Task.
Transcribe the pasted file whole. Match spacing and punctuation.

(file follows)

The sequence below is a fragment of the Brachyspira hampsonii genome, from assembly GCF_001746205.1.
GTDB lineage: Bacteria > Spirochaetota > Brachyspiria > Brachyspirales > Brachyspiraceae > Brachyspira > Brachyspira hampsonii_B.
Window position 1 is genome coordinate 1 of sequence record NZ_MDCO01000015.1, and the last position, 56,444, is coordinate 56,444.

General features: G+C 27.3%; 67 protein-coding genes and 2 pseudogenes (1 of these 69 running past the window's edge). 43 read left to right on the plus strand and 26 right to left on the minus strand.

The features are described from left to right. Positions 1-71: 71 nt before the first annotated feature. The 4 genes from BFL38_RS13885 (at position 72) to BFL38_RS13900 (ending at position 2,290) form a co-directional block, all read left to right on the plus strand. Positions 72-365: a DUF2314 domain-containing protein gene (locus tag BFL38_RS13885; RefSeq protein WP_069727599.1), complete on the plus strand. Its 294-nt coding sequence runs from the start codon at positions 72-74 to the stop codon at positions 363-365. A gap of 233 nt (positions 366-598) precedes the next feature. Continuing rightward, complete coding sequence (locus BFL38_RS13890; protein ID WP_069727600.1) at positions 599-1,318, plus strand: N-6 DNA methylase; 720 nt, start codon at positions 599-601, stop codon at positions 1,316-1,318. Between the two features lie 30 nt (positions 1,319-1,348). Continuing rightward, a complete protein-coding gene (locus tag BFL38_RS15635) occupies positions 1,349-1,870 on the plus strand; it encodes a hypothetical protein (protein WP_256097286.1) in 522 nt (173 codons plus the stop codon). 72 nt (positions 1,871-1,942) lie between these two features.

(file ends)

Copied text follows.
The sequence below is a fragment of the Brachyspira hampsonii genome, from assembly GCF_001746205.1.
GTDB lineage: Bacteria > Spirochaetota > Brachyspiria > Brachyspirales > Brachyspiraceae > Brachyspira > Brachyspira hampsonii_B.
Window position 1 is genome coordinate 1 of sequence record NZ_MDCO01000015.1, and the last position, 56,444, is coordinate 56,444.

General features: G+C 27.3%; 67 protein-coding genes and 2 pseudogenes (1 of these 69 running past the window's edge). 43 read left to right on the plus strand and 26 right to left on the minus strand.

The features are described from left to right. Positions 1-71: 71 nt before the first annotated feature. The 4 genes from BFL38_RS13885 (at position 72) to BFL38_RS13900 (ending at position 2,290) form a co-directional block, all read left to right on the plus strand. Positions 72-365: a DUF2314 domain-containing protein gene (locus tag BFL38_RS13885; RefSeq protein WP_069727599.1), complete on the plus strand. Its 294-nt coding sequence runs from the start codon at positions 72-74 to the stop codon at positions 363-365. A gap of 233 nt (positions 366-598) precedes the next feature. Continuing rightward, complete coding sequence (locus BFL38_RS13890; protein ID WP_069727600.1) at positions 599-1,318, plus strand: N-6 DNA methylase; 720 nt, start codon at positions 599-601, stop codon at positions 1,316-1,318. Between the two features lie 30 nt (positions 1,319-1,348). Continuing rightward, a complete protein-coding gene (locus tag BFL38_RS15635) occupies positions 1,349-1,870 on the plus strand; it encodes a hypothetical protein (protein WP_256097286.1) in 522 nt (173 codons plus the stop codon). 72 nt (positions 1,871-1,942) lie between these two features.